Welcome to my blog. I write about fitting in, sticking out, and missing the motherland as a serial foreigner.

You keep using that word.

In 2013 more than I recall in previous years, I came across the word "nonplussed" in articles and books.

What do you think that word means? Here are your choices:

1. so surprised and confused that one is unsure how to react

2. not surprised or confused

The standard ("correct") definition is #1, and I knew that, but in 2013 I started to think maybe I was wrong because I kept seeing it used in accordance with definition #2.

So I double-checked the definition and saw that #2 is now listed as "nonstandard, informal North American English."

Still, I was really bothered, not because people were using it "incorrectly" - descriptivism compels me to admit that when people start using a word in a certain way, even if that way is prescriptively incorrect, it becomes correct - but because there was no need for this awful word! Every time I saw it, it confused me. You might say, heh heh, that I was nonplussed by the word nonplussed. Why do we need this word? Why are we using it in our published, edited books and articles? Now that it means both its actual definition, as well as that definition's exact opposite, it has become useless. When I see it in your book, or your article, I no longer know what meaning you are trying to convey.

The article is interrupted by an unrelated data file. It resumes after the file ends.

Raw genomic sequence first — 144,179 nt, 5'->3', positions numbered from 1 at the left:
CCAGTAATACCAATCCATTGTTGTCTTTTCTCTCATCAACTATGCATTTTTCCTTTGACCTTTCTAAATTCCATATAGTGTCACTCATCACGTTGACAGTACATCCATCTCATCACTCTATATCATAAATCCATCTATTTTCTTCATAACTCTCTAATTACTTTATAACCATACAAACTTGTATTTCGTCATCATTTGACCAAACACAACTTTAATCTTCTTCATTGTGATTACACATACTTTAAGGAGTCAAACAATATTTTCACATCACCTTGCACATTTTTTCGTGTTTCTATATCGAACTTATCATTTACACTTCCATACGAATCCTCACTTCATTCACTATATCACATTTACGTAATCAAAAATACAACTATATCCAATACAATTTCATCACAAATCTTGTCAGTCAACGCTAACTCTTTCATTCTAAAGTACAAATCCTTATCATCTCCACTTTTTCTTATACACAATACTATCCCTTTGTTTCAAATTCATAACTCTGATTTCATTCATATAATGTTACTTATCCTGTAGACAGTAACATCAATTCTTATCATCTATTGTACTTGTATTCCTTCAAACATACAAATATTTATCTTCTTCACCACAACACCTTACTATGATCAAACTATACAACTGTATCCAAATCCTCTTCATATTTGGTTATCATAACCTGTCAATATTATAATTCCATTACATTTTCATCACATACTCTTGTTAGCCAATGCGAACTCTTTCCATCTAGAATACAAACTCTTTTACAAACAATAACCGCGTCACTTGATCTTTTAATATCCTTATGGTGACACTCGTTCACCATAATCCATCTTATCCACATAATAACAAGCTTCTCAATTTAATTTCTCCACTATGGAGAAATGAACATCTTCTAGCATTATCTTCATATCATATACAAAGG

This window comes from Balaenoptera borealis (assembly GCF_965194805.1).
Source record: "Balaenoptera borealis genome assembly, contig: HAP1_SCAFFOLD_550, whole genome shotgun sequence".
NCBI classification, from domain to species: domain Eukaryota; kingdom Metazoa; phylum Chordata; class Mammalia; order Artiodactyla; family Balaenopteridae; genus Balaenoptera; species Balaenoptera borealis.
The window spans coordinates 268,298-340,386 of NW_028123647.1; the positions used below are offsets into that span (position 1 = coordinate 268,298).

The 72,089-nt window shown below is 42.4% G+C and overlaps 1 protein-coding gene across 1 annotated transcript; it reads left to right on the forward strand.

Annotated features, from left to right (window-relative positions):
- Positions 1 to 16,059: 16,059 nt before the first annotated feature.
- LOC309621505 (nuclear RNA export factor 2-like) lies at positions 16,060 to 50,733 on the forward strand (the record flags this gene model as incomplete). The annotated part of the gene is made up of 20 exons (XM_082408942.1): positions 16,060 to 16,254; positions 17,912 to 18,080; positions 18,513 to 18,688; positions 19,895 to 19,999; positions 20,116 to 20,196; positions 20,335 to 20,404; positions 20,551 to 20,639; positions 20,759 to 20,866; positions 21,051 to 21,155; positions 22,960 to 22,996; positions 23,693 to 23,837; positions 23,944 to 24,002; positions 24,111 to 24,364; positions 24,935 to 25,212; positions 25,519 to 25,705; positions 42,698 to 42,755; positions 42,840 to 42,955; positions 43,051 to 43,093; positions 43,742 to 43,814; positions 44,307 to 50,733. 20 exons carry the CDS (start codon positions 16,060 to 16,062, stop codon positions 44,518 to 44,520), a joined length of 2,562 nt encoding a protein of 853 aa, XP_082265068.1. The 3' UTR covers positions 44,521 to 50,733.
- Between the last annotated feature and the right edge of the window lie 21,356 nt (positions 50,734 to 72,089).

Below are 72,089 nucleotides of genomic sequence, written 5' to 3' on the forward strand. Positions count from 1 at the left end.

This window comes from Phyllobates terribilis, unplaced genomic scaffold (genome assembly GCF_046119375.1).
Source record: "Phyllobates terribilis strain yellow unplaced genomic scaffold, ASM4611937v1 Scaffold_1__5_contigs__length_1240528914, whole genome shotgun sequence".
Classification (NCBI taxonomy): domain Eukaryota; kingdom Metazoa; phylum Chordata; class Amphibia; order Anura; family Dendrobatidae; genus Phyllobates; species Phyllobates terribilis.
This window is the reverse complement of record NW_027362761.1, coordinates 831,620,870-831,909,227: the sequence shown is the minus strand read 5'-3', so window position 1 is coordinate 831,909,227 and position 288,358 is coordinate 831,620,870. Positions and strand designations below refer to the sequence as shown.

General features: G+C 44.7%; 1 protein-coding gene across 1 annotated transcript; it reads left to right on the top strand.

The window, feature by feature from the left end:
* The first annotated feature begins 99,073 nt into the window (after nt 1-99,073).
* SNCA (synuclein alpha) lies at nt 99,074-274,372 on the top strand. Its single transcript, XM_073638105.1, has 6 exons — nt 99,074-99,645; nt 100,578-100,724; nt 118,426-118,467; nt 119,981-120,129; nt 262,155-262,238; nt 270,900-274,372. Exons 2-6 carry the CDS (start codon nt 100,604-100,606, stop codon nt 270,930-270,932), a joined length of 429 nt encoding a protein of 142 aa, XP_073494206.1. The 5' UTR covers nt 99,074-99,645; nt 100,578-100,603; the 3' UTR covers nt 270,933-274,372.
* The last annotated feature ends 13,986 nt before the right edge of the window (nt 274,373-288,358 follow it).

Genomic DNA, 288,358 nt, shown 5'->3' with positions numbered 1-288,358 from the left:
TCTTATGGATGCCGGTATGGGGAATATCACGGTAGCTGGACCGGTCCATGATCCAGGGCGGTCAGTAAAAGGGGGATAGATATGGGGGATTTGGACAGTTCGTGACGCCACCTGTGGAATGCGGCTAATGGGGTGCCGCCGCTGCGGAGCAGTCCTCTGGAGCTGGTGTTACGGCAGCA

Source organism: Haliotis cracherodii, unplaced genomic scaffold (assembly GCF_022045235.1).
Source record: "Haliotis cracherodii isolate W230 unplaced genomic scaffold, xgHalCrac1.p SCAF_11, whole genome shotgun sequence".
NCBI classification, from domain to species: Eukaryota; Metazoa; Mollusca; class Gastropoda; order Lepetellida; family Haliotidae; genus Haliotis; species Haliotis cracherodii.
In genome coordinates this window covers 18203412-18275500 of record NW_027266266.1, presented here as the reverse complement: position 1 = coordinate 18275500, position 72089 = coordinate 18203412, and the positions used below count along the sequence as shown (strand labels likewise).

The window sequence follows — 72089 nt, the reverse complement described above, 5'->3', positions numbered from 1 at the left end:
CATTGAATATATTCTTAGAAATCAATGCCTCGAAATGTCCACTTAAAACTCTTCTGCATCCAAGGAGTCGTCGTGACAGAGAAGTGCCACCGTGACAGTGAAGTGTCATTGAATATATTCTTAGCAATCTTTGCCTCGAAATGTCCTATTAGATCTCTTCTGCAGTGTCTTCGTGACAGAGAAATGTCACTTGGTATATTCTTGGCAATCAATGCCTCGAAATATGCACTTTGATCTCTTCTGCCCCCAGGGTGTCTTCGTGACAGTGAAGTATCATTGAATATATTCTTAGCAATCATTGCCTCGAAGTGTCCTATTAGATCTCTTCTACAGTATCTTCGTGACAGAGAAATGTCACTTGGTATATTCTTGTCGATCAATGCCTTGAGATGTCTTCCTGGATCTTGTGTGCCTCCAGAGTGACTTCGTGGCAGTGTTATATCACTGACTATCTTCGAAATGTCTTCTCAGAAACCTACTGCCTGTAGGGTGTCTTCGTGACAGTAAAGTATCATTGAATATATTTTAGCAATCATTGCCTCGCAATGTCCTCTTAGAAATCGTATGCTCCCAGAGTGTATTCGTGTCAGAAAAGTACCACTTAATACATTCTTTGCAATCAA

Do you mean the person was shocked? Or do you mean they maintained a completely deadpan mien in the face of some horrible news? It's anybody's guess at this point.

And heck yeah, I went to the corpus (COCA) to provide you with some examples. Here's an example from Good Housekeeping, where it's used incorrectly nonstandard-ly:

"When I showed them Michael Jackson's Thriller video, my jaded children were nonplussed."

Allow your brain to recover from the annoying double-take it had to do when it came across "nonplussed." Then realize that in this context, the writer means that they were completely unimpressed. The corpus is full of examples like these.

But more troubling are examples like these, where I have no idea what the word is supposed to mean:

"Most would consider The Beatles as relevant today as ever, but there were more than a few contestants who seem nonplussed by the choice."

"Amir paused. He looked quite nonplussed, which, despite the exacerbating circumstances, pleased me inordinately."

"The woman appeared nonplussed by Aliss's outburst."

Were these people shocked, or unimpressed? We will never know.

Nonplussed. I do not think it means what you think it means.

Mother confusion

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